Where is amylase made

Salivary glands
Pancreas
Small intestine

68

Protease convert proteins into amino acids

Proteins — protease enzyme —> amino acids

69

Where is protease made

Stomach(pepsin)
Pancreas
Small intestine

70

Lipase convert Lipids into glycérol and fatty acids

Lipid — lipase enzyme —> glycerol and fatty acids

71

Where is lipases made

Pancreas
Small intestine

72

How does bile neutralise stomach acid ?

•Hydrochloric acid in the stomach makes the PH too acidic for enzymes in the small intestine to work properly. Bile is alkaline it neutralises the acid and makes conditions alkaline
•enzymes in the small intestine work better in alkaline conditions

73

How does bile neutralise emulsifies

Bile emulsifies fats
It breaks down fats into tiny droplets giving a much bigger surface area of fat for the enzyme lipase to work on making digestion faster

74

Thorax

1.Thorax is the top part of your body
2. It’s separated from the lower part of the body by the diaphragm

75

Alveoli carrying out gas exchange

1. The lungs contain millions of little air sacs called Alveoli surrounded by a network of blood capillaries. This is where gas exchange takes place
2. The blood passing next to the Alveoli has returned to the lungs so it contains CO2 - oxygen diffuses out of the Alveolus into the blood CO2 diffuses out of the blood into the alveolus to be breathed out
3. When the blood reaches body cells oxygen is released from RBCs and diffuses into the body cells
4. At the same time CO2 diffuses out of the body cells into the blood . Its then carried back to the lungs

76

Calculating the breathing rate in breathes per minute

Breathes per minute = number of breaths / numb of minutes

77

Double circulatory system

Two circuits
Right ventricle and left ventricle

78

What does the right ventricle do

Pumps deoxygenated blood to the lungs to take in oxygen
The blood then returns to the heart

79

What does the left ventricle do

Pumps oxygenated blood around all the other organs if the body
The blood gives up its oxygen at the body cells and the deoxygenated blood returns to the heart to be pumped out to the lungs again

80

How Heart contracts to pump blood around the body

1. Blood flows into the two atria from the vena cava and the pulmonary vein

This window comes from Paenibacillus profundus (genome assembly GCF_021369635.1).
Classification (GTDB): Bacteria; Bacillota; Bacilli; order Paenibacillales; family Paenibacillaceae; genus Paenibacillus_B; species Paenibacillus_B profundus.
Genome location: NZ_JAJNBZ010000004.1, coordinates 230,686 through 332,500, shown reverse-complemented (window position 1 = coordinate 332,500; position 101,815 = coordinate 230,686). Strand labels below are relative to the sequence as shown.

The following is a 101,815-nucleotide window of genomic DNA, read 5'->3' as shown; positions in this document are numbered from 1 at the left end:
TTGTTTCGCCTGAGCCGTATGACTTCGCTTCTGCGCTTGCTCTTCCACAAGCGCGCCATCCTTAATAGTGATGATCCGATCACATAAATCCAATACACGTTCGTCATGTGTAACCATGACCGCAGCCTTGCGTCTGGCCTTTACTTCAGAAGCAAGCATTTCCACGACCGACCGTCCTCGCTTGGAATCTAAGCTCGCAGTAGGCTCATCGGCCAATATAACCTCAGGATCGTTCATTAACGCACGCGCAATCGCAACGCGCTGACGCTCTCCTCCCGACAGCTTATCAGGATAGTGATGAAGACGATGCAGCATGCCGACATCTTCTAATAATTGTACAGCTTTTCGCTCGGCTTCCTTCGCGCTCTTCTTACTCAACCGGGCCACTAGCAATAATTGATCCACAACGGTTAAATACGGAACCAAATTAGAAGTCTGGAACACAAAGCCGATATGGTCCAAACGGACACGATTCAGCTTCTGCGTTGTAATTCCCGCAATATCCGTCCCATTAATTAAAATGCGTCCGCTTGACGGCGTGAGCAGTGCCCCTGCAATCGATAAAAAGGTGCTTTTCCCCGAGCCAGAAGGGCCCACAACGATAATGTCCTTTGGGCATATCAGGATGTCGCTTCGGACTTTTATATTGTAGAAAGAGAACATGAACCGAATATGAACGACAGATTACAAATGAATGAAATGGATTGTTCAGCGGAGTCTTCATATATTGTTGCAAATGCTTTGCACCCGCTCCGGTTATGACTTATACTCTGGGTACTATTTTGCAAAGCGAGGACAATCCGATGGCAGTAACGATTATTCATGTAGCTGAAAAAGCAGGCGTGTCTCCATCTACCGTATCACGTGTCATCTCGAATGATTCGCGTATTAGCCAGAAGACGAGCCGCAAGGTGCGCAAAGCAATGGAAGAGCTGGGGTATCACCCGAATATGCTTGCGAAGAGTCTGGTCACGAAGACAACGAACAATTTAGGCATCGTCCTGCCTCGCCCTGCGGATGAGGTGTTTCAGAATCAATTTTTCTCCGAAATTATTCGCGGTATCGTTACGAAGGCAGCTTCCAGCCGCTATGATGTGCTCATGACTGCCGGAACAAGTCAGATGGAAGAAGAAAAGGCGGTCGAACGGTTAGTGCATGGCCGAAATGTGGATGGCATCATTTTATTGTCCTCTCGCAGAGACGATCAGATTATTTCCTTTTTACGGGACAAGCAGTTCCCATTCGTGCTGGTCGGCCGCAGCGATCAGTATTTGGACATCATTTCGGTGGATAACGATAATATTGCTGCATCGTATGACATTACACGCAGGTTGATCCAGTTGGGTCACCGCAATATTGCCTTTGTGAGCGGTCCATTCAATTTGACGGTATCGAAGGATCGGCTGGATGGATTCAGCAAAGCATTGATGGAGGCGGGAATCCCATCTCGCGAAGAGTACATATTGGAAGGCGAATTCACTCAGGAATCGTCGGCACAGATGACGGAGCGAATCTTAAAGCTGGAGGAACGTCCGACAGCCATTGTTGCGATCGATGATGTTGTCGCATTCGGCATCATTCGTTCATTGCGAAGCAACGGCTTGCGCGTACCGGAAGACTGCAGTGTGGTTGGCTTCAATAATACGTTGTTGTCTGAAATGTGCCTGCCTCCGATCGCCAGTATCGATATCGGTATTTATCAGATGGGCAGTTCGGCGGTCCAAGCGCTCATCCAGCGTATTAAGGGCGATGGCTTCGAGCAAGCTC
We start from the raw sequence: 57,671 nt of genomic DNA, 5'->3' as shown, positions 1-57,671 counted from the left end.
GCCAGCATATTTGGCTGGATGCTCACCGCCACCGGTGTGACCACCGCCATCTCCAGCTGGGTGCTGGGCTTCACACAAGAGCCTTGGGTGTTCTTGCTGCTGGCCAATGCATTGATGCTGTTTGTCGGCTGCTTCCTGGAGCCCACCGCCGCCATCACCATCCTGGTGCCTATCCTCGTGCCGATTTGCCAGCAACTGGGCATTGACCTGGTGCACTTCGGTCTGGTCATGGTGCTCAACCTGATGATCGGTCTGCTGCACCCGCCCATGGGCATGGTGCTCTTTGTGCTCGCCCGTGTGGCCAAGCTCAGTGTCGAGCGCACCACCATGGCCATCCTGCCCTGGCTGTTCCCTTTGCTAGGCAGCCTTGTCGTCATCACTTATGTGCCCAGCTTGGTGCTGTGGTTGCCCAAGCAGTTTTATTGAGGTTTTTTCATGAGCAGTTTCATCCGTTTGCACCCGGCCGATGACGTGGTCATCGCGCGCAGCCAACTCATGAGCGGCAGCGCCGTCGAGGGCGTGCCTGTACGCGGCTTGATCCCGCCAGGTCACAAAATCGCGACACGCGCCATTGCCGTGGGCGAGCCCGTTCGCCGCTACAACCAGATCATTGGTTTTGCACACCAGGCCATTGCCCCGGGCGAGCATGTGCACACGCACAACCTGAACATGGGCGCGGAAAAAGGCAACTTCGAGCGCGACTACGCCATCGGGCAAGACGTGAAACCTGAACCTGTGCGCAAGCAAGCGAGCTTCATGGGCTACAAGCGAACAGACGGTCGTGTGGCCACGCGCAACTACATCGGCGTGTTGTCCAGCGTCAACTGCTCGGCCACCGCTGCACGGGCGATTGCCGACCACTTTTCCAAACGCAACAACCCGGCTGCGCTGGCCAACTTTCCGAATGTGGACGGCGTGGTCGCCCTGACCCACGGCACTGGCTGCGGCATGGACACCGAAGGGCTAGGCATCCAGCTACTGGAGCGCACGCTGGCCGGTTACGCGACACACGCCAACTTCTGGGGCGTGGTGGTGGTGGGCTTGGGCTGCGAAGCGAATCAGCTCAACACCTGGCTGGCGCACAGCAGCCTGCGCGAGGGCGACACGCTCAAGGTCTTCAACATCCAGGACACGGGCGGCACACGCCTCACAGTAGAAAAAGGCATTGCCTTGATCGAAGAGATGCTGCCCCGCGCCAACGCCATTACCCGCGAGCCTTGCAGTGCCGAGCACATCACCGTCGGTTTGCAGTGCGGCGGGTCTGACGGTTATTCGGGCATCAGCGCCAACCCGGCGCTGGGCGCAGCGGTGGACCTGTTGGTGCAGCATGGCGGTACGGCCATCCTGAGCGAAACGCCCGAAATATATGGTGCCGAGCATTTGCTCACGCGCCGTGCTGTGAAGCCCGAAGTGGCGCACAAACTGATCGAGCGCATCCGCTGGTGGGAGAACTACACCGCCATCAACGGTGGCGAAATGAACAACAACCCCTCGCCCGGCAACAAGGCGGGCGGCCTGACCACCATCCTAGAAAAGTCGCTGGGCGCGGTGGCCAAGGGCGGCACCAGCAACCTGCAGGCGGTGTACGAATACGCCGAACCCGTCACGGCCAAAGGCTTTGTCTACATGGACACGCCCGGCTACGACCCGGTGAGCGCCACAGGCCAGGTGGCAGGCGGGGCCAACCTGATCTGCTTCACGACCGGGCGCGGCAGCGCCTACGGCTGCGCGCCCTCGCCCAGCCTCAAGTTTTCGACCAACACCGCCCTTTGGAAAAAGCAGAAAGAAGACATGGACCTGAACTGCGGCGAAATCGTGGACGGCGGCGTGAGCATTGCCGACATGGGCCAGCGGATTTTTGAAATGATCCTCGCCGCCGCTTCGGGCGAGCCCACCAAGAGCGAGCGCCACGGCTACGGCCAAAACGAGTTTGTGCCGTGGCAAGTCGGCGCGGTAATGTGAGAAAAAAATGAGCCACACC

2. The atria contract , pushing the blood into the ventricles
3. The ventricles contract , forcing the blood into the pulmonary artery and the aorta and out of the heart
4. The blood then flows to the organs through arteries and returns through veins
5. The atria fill gain and the whole cycle starts over

81

How does the heart get it’s own supply of oxygenated blood

Arteries called coronary arteries branch off the aorta and surfing the heart making sure that it gets all the oxygenated blood it needs

82

The Hearts Pace maker

•the resting heart rate is controlled by a group of cells in the right atrium wall that acts as a pacemaker
• these cells produce a small electric unlike which spread to the surrounding muscle cells causing them to contract

83

Arteries

Carry the blood away from the heart
•The heart pumps blood at a high pressure so the artery walls are strong and elastic
• the walls are thick compared to the size of the lumen
•they contain this layer of muscle to make them strong and elastic fibres to allow them to stretch and spring back
• branch Into capillaries

84

Capillaries

Involved in the exchange of materials at the tissues
• arteries branch into capillaries
• really tiny
• carry blood really close to every cell in the body to exchange substances with them
• permeable walls so substances can diffuse in and out
• they supply food and oxygen and take away waste
• walls are one cell thick which increases the rate of diffusion be decreasing the distance over which it occurs